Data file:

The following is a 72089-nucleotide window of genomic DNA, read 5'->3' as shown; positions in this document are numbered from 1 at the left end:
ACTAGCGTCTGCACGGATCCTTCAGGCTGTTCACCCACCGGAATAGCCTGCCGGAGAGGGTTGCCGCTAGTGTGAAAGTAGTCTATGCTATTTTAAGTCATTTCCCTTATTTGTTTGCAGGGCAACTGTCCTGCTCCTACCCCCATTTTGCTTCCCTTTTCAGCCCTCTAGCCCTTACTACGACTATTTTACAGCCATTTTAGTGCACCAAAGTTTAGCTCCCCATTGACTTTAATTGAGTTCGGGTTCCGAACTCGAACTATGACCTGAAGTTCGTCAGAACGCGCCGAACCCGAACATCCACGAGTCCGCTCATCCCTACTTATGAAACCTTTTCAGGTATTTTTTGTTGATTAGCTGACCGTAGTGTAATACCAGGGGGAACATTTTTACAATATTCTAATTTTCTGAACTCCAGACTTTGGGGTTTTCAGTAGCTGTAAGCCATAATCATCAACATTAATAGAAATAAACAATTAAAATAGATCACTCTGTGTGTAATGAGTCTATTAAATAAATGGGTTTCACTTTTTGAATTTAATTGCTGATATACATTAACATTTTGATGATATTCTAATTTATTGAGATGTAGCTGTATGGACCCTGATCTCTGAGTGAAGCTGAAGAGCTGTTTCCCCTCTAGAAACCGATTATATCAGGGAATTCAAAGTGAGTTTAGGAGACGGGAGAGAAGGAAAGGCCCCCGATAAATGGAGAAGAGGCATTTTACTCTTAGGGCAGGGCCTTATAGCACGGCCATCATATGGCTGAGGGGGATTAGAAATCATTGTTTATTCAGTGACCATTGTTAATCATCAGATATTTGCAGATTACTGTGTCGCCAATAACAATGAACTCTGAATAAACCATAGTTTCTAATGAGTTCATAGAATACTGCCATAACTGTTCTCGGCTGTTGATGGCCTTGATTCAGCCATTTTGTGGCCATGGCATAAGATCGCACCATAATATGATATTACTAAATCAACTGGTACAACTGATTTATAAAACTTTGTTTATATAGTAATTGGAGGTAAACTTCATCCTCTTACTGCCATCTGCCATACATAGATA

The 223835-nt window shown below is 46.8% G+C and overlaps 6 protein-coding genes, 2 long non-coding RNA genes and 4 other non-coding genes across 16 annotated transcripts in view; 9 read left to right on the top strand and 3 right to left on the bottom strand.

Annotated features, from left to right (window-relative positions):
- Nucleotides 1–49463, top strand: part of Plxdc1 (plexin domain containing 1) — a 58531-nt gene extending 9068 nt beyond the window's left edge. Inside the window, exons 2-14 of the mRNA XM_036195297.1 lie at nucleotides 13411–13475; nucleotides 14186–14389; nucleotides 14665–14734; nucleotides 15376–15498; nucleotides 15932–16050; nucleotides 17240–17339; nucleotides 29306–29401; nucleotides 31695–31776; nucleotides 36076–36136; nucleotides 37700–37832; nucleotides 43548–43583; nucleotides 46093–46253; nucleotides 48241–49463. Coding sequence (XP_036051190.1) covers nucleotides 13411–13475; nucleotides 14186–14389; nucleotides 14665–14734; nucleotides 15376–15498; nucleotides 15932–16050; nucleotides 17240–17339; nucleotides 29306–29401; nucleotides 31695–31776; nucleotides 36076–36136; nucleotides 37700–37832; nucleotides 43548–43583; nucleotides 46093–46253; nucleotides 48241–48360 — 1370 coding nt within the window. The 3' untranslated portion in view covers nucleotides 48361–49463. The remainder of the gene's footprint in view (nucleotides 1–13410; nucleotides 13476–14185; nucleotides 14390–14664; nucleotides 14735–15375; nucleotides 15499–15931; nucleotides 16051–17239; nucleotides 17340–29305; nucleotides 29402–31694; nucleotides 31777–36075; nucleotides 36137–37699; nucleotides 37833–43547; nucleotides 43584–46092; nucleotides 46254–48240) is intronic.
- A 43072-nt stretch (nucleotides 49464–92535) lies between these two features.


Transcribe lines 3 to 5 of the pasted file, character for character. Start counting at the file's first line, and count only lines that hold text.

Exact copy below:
The 223835-nt window shown below is 46.8% G+C and overlaps 6 protein-coding genes, 2 long non-coding RNA genes and 4 other non-coding genes across 16 annotated transcripts in view; 9 read left to right on the top strand and 3 right to left on the bottom strand.

Annotated features, from left to right (window-relative positions):
- Nucleotides 1–49463, top strand: part of Plxdc1 (plexin domain containing 1) — a 58531-nt gene extending 9068 nt beyond the window's left edge. Inside the window, exons 2-14 of the mRNA XM_036195297.1 lie at nucleotides 13411–13475; nucleotides 14186–14389; nucleotides 14665–14734; nucleotides 15376–15498; nucleotides 15932–16050; nucleotides 17240–17339; nucleotides 29306–29401; nucleotides 31695–31776; nucleotides 36076–36136; nucleotides 37700–37832; nucleotides 43548–43583; nucleotides 46093–46253; nucleotides 48241–49463. Coding sequence (XP_036051190.1) covers nucleotides 13411–13475; nucleotides 14186–14389; nucleotides 14665–14734; nucleotides 15376–15498; nucleotides 15932–16050; nucleotides 17240–17339; nucleotides 29306–29401; nucleotides 31695–31776; nucleotides 36076–36136; nucleotides 37700–37832; nucleotides 43548–43583; nucleotides 46093–46253; nucleotides 48241–48360 — 1370 coding nt within the window. The 3' untranslated portion in view covers nucleotides 48361–49463. The remainder of the gene's footprint in view (nucleotides 1–13410; nucleotides 13476–14185; nucleotides 14390–14664; nucleotides 14735–15375; nucleotides 15499–15931; nucleotides 16051–17239; nucleotides 17340–29305; nucleotides 29402–31694; nucleotides 31777–36075; nucleotides 36137–37699; nucleotides 37833–43547; nucleotides 43584–46092; nucleotides 46254–48240) is intronic.